As we navigate Lockdown 2.0, it looks like we’re slowly but surely getting the hang of this digital teamwork thing. Good news, considering collaboration will be more important than ever for the foreseeable future for both businesses and government agencies.
So a big shout-out to teams everywhere who have embraced change and done their best to adapt to digital tools, often in a hurry and out of necessity. Evidence suggests that this change has resulted in an uptick in our levels of teamworking.
The NSW Government’s People Matter Survey compared teamwork sentiment in 2019 and 2020. Results show that respondents felt collaboration within their teams has genuinely improved. But the report also highlights that team-to-team co-operation – between different teams that are part of the same larger process, workflow or project – lags behind individual teams and has barely moved from an already low base.
This is the acid test for digital teamwork:
Is it lifting productivity across teams as well as within teams?
Not to put too fine a point on it, the data shows that our teams remain relatively tribal. Of course, there are plenty of reasons:
- Reduced visibility between teams when working digitally, and therefore fewer informal interactions compared with analogue working.
- Use of different tools and collaboration practices between teams.
- An ongoing territorial culture.
And so on.
This needs to change. Team-to-team collaboration is - and will continue to be - essential to organisational success.
So how do we improve to become on par (at least) with internal team collaboration?
Andrew Pope and I wrote about this very issue in 2018 in our book “Designing Collaboration: An Essential Handbook for Today’s Digital Workplace”. We called the chapter ‘Aligning with Work’, i.e., aligning collaboration tools and practices to the shared goal of the teams who are collectively delivering a single business function.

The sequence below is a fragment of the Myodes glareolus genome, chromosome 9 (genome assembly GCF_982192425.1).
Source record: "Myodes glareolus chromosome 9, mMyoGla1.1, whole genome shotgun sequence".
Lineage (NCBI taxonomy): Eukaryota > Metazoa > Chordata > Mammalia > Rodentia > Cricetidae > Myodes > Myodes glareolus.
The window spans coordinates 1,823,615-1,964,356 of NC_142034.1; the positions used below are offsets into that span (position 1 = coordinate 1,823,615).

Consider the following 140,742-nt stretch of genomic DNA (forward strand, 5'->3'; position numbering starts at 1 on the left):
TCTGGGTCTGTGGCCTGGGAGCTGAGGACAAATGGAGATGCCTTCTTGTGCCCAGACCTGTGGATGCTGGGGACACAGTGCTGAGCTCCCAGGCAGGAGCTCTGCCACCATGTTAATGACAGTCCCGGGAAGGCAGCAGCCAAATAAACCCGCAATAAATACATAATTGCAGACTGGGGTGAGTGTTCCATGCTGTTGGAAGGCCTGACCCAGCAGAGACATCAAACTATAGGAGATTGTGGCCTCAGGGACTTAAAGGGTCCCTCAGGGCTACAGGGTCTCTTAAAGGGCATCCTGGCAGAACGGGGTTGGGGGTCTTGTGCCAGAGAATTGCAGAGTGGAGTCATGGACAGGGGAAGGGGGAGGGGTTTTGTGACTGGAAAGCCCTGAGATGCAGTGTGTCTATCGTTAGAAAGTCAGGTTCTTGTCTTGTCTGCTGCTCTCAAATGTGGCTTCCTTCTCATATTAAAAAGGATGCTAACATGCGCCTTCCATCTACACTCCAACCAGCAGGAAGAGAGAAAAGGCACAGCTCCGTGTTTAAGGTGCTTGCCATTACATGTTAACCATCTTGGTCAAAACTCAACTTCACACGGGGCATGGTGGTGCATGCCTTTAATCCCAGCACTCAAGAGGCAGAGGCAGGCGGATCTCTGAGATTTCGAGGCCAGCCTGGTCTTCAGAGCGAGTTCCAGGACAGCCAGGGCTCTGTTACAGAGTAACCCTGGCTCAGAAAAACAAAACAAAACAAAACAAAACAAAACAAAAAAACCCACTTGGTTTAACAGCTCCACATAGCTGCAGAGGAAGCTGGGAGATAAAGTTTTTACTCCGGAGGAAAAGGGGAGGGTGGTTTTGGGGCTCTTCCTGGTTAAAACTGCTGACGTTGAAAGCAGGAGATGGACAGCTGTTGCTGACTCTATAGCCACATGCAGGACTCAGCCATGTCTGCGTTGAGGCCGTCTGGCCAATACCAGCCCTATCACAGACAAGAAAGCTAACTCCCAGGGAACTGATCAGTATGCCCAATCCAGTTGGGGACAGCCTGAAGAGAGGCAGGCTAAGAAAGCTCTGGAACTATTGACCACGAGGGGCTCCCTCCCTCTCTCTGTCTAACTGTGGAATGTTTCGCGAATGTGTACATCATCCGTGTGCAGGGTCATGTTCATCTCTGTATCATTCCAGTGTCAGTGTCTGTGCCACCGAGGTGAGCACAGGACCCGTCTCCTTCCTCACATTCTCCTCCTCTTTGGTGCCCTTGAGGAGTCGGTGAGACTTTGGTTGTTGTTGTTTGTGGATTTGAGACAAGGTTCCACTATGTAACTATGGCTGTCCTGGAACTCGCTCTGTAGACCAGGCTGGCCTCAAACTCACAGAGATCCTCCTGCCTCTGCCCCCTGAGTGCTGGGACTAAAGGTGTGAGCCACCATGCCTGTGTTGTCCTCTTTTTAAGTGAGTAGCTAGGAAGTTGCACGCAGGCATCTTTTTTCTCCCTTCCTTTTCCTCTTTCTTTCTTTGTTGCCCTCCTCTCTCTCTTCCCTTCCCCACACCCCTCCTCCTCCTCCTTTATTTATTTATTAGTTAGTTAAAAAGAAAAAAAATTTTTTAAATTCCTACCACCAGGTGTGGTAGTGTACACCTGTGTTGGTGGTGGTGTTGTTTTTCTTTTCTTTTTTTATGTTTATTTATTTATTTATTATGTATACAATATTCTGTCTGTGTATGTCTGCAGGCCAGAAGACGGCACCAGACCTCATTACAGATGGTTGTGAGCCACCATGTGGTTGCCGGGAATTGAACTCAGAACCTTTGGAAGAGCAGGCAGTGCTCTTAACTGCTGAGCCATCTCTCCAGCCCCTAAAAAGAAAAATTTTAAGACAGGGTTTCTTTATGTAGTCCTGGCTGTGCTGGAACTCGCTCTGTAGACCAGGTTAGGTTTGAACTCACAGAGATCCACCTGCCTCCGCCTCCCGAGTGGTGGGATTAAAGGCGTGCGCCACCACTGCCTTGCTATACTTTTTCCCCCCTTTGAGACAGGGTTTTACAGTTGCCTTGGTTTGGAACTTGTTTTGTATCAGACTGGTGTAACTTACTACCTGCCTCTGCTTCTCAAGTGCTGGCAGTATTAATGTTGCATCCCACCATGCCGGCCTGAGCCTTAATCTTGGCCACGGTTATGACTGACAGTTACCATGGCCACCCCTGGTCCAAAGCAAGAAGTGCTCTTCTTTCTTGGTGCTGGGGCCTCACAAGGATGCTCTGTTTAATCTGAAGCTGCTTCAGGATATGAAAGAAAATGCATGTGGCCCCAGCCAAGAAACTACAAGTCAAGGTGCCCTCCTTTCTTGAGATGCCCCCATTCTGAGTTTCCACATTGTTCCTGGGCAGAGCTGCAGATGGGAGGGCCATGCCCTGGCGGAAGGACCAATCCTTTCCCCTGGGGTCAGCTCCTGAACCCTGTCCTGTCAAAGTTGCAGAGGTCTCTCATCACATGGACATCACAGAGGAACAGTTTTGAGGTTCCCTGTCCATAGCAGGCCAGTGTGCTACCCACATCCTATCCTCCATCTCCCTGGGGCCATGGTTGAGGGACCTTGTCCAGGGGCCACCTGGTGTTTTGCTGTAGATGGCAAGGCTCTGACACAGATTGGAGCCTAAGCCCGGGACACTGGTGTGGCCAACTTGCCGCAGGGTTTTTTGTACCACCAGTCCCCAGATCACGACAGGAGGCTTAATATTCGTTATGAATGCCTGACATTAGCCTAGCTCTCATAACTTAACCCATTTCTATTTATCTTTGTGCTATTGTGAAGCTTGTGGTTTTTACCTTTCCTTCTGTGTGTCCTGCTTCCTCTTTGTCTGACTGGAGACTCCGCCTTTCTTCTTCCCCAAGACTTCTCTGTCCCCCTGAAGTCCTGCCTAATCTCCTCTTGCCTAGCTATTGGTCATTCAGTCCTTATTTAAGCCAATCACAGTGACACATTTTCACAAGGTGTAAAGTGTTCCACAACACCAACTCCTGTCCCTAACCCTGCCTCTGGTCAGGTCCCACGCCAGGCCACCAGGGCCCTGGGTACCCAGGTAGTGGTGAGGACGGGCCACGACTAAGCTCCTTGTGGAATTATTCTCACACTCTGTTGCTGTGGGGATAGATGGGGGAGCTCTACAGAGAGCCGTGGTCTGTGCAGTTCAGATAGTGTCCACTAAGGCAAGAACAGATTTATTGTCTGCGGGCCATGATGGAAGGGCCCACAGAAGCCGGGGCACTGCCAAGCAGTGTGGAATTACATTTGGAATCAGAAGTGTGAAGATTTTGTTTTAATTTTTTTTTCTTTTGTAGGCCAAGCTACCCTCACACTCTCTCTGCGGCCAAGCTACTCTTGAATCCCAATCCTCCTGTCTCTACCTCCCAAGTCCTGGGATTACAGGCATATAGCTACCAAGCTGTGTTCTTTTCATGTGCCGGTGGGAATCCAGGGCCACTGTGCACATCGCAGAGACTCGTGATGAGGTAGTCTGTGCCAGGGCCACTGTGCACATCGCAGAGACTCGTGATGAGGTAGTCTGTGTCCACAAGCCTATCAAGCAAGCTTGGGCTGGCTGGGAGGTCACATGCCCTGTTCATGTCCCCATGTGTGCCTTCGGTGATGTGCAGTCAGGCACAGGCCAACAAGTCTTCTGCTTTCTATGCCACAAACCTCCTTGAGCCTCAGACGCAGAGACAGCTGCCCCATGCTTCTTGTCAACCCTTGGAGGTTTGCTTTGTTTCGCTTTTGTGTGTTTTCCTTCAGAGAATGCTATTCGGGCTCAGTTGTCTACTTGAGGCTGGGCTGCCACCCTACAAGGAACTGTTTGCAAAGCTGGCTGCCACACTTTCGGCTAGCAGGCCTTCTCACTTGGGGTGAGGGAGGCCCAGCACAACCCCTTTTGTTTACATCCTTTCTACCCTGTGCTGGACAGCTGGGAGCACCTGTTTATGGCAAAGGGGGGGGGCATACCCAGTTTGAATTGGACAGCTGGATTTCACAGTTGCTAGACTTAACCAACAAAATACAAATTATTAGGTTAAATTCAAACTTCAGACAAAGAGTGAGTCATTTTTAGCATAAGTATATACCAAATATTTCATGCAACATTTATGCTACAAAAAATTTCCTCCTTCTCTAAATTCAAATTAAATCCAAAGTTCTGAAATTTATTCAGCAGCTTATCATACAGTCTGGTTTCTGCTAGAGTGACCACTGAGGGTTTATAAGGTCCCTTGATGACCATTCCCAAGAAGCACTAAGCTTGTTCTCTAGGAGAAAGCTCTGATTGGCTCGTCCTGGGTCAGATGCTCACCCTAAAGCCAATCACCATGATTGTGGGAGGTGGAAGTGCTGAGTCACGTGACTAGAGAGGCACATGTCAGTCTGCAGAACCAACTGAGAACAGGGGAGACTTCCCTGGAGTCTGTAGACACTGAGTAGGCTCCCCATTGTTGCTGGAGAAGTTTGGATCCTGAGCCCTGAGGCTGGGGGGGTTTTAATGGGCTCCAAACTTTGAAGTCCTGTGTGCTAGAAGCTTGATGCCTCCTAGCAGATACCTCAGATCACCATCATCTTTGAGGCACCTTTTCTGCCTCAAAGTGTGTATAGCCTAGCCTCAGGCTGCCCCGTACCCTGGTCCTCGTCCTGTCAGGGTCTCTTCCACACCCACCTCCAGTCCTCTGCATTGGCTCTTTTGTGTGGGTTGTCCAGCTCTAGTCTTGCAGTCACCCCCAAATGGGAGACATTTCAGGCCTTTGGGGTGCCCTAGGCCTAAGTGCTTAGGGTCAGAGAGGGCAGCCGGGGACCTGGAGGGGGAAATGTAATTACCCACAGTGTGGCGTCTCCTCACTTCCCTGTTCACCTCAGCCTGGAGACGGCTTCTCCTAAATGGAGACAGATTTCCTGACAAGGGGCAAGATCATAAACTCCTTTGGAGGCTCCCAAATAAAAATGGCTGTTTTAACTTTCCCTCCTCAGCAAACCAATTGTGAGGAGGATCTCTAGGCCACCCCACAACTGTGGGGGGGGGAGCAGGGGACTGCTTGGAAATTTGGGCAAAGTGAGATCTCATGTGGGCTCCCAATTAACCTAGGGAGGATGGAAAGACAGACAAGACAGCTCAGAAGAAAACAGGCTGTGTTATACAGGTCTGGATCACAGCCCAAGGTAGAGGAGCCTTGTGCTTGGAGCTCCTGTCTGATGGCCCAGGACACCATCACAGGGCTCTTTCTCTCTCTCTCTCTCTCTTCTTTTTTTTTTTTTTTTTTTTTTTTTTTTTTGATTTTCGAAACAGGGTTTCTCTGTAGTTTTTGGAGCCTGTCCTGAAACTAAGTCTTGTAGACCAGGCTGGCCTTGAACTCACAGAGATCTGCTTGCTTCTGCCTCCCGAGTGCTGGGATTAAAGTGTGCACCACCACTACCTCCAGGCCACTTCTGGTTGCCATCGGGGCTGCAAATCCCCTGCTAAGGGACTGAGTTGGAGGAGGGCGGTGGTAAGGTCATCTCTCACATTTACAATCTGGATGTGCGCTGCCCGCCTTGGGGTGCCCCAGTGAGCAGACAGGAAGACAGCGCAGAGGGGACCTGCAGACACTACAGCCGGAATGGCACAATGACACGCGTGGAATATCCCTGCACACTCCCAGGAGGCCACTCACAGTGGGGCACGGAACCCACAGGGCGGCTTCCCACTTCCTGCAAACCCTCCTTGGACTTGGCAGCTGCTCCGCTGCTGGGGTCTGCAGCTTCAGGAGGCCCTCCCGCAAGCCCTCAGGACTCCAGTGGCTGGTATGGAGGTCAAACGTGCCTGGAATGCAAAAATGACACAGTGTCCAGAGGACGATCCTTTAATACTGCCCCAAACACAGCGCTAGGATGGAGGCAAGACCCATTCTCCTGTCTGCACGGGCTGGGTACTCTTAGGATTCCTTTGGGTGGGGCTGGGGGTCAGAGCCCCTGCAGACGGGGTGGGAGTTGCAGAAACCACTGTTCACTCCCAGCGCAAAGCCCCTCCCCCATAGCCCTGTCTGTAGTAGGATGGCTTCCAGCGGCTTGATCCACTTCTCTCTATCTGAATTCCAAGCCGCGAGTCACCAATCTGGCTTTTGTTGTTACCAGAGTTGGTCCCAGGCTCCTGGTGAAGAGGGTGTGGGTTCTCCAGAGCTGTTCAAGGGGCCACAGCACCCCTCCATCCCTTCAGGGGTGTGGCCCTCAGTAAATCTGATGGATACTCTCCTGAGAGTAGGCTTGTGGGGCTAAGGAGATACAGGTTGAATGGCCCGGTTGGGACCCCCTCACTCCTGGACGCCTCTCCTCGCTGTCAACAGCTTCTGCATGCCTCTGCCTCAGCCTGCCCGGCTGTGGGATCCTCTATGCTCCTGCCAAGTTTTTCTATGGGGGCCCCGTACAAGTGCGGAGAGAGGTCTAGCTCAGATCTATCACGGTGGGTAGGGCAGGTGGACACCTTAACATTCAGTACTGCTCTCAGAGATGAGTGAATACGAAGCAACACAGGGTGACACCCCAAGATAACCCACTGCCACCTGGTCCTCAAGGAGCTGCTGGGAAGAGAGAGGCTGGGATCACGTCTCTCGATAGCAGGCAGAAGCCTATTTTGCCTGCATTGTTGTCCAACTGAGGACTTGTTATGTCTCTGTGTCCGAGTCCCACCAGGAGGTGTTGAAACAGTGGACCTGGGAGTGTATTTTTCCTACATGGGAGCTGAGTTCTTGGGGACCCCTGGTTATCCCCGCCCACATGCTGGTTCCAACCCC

In the book, we write that the answer is simple: put the technology aside and start the conversation not as a technology discussion but as a business one. It runs like this:
- Who in those other teams do we need to collaborate with to achieve the shared business deliverable?
- What information and knowledge do we need to share/create/transform/transact/decide on to enable that?
- What is the nature of that knowledge and/or information, and how often do these transactions need to occur?
We ask these questions for each of the collaboration touchpoints – the points at which one team interacts with others to deliver that shared goal. It’s a simple exercise. To guide you through it, you can download the free Collaboration Touchpoint Profiler.
Once we answer those questions and have articulated the exact collaboration needs between teams, we can look at the technology and ask: what is the best vehicle to deliver that interaction?
Solutions & Ideas
Here are some solutions initiated by Designing Collaboration clients:
- Creating a shared cross-team working space.
- Making sure all cross-team-related tasks are in the same tool (e.g. Planner, Trello etc.).
- Regular function-based online meetings rather than team-based (e.g. project management, communications, HR).
- Creating an Operating Charter across related teams – a charter that specifies what toolset is to be used to meet the needs of the interacting teams.
Where do you start?
A collaboration touchpoint exercise is a simple and clear action we can take to break teams out of knowledge tribalism and bring about an uptick in team-to-team digital collaboration.
Download the Collaboration Touchpoint Profiler.
Written for Hargraves by Alister Webb
Hargraves Partner, Digital Collaboration Expert, Co-Founder of Designing Collaboration.
Alister is the co-author of Designing Collaboration: An Essential Handbook for Today’s Digital Workplace and co-creator of Digital Team Builder, a game-based methodology for greatly improved digital teamworking. A free Intro pack can be downloaded here.